The Woman Who Saved Bonnie Prince Charlie

“…a name that will be mentioned in history, and if courage and fidelity be virtues, mentioned with honour.”

Engraved on Flora MacDonald’s memorial at Kilmuir

Bonnie Prince Charlie Monument, Glenfinnan, Scotland

Bonnie Prince Charlie Monument, Glenfinnan, Scotland 

Fionnghal NicDhòmhnaill was her Gaelic name, but most will know her as Flora MacDonald. She lost her father, Ranald MacDonald, at a young age and saw her mother abducted by and married to Hugh MacDonald of Armadale, Skye.  From that moment on she was under the care of the chief of her clan, The MacDonalds of Clanranald.

June 1746, Flora was 24 years old and living on the island of Benbecula in the Outer Hebrides.  As fate would decree, she was in the right place, at the right time for the right reason.  Bonnie Prince Charlie took refuge on that very island after the disastrous Battle of Culloden.  The Hanoverian government had a firm control of the local militia, but the MacDonalds were secret supporters of the Jacobite cause. Captain O’Neill, the prince’s companion, asked for Flora’s assistance.

The escape was simple, yet brilliant.  Flora’s stepfather, Hugh MacDonald provided a pass to the mainland for Flora,  a manservant, an Irish maid, Betty Burke, and six men to crew a boat.  Bonnie Prince Charlie was Betty Burke.  They managed to reach Kilbride, on the Isle of Skye where Flora arranged for help in the neighbourhood.  The prince escaped, but Flora was arrested and imprisoned for a short time in the Tower of London.

Flora MacDonald lived to see many adventure on both sides of the Atlantic.  Yet, she will always be known, first and foremost, as the woman who saved Bonnie Prince Charlie.

 

The Skye Boat Song recounts the daring escape of Bonnie Prince Charlie, disguised as an Irish women.

Speed, bonnie boat, like a bird on the wing

Onward, the sailors cry!

Carry the lad that’s born to be King

Over the sea to Skye.

***

Loud the winds cry, loud the waves roar,

Thunderclaps rend the air.

Baffled our foes stand by the shore.

Follow they will not dare

***

Many’s the lad fought on that day

Well the claymore could wield,

When the night came silently lay

Dead on Culloden’s field.

***

Burned are our homes, exile and death

Scatter the loyal men.

Yet ere the sword cool in the sheath

Scotland will rise again!

***

29 thoughts on “The Woman Who Saved Bonnie Prince Charlie

    • Flora MacDonald was an amazing women! This was only the beginning of her life. She even lived for a time in Canada. So we Canadians have claimed her for our own!!! Thank you so much for your comments.

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  1. I knew the name but not the story so thanks for the sharing. The Scots are such a proud people. If you get a chance to see a Scottish Rugby International they sing their national anthem “The Flower of Scotland”, guaranteed to bring a tear to the eye. You can check it out on Youtube if you can’t wait. For someone who obviously loves Scotland I am sure you will love it.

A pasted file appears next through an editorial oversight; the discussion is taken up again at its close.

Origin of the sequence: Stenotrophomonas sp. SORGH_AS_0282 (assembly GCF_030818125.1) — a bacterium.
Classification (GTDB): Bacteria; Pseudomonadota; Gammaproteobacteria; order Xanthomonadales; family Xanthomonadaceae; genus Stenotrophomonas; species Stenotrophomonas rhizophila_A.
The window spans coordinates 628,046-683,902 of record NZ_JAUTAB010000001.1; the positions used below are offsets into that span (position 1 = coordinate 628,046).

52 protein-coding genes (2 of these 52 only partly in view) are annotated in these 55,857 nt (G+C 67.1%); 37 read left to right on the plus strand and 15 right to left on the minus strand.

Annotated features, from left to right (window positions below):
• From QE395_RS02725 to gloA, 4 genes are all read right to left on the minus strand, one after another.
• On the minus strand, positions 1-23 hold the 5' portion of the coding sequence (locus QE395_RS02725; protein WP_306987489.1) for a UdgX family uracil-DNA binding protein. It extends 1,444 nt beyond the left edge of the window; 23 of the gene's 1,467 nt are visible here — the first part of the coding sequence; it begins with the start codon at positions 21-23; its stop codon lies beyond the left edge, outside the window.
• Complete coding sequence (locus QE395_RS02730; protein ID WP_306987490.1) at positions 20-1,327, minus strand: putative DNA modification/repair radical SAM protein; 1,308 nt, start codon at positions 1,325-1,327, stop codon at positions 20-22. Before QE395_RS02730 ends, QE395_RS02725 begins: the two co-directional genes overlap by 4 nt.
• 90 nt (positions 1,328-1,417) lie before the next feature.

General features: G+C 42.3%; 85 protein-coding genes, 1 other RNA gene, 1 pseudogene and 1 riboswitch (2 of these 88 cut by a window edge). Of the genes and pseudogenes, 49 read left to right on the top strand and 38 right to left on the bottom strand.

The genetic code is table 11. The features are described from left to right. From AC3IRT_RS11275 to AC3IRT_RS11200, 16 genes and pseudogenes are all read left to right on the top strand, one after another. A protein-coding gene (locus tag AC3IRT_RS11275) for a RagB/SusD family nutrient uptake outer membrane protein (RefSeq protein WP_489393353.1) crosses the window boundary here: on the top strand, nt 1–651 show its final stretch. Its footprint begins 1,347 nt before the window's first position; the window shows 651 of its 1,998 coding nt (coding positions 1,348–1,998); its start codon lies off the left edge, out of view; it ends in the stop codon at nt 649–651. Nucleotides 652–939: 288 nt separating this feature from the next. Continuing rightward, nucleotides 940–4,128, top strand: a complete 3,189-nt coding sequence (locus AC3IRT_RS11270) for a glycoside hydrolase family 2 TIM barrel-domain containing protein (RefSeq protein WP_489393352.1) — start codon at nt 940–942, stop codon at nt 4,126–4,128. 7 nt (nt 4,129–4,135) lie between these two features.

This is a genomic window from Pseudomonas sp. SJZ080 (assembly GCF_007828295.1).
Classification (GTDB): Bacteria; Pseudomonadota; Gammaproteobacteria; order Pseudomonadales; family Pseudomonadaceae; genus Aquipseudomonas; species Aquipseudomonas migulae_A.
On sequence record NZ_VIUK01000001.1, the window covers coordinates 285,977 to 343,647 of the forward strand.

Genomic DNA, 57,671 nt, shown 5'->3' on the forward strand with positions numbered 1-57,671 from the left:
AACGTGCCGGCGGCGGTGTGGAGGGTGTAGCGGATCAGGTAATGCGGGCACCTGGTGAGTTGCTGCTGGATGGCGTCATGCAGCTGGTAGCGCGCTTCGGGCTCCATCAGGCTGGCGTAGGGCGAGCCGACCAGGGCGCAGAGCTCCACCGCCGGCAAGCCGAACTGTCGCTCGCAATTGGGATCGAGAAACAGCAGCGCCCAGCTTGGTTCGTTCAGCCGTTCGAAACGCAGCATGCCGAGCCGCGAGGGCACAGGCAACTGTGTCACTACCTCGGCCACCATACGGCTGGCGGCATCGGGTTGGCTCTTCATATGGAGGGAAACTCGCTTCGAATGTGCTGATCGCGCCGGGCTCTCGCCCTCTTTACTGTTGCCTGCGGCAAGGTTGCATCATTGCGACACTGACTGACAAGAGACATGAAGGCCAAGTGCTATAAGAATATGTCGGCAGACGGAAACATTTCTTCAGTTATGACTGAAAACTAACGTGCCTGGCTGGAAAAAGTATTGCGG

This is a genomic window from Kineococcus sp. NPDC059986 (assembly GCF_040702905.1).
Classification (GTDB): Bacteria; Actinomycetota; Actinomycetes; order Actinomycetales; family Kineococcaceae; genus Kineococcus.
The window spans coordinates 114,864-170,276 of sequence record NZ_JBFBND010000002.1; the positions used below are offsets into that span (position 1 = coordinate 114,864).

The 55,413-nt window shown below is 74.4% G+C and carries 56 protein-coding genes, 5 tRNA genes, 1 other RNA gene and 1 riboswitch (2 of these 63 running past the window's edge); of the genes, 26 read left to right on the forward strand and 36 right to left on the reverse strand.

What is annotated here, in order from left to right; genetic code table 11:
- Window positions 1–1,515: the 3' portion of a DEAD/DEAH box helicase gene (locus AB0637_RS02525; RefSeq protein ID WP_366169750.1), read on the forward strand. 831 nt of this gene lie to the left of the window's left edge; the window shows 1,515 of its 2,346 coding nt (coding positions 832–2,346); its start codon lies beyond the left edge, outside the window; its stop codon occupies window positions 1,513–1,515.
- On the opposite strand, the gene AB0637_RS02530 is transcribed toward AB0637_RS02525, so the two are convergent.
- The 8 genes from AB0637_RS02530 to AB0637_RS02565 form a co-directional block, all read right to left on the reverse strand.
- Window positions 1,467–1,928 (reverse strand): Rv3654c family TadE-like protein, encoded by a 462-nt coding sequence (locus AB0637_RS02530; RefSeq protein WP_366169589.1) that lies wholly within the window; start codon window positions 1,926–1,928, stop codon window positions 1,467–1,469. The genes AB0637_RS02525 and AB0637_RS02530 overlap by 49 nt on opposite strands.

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  2. A very interesting post, Clanmother! I’ve learned something new now.🙂 Going to the Outer Hebrides is on my bucket list, so that’s appropriate. And I l♥ve female heroes and female pirates…
    Enjoy your weekend.
    L♥ve with a big hug from the the Rhine Valley
    Dina

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    • You have just given me my next series of posts! Women pirates!! Arrgh!

      Let’s see where there adventure will take us….
      Hugs coming back to you from the Vancouver Lower Mainland of British Columbia.

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  3. An amazing woman. It always astonishes me how many people adventured outside their home territories in times when travel was not easy. Even today I would think twice about travelling from here to Canada or the UK and that is with the comfort of modern transport. Flora was made of sterner stuff than I.

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  4. Do hope you’re going to give us the rest of her story….
    Pity Bonnie Prince Charles never lived up to the hopes and ideals of his followers… I suppose there wasn’t much alternative to the drink… and intrigue !!!

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    • Valerie – she is your kind of woman!!! She ended up being in the middle of the American Revolution. She married a Captain MacDonald who served the British government in the 84th Regiment of Foot (Royal Highland Emigrants). Her husband was captured and she had to go into hiding. She did return to Scotland in 1779 and is buried in her beloved Isle of Skye. She had a large family of sons, and two daughters. They even named a Scottish highland dance after her “Flora MacDonald’s Fancy.” Legend has it that this was the dance that she performed for Bonnie Prince Charlie, however I have no idea when she would have had time to do this dancing when she was busy rescuing him. But who knows….🙂

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    • Scotland has a way of going deep into our love for legends. And our dear Sir Walter Scott gave us many to enjoy. One of my favourite quotes is:

      “Is death the last sleep? No, it is the last and final awakening.”
      ― Walter Scott

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    • That is a very good question and one that I would be interested in researching. One thing is certain – Bonnie Prince Charlie’s friend, asked for Flora’s help, a woman. So it would seem that they trusted her judgement and courage, as did her step-father. Mutual respect brought about a daring escape!

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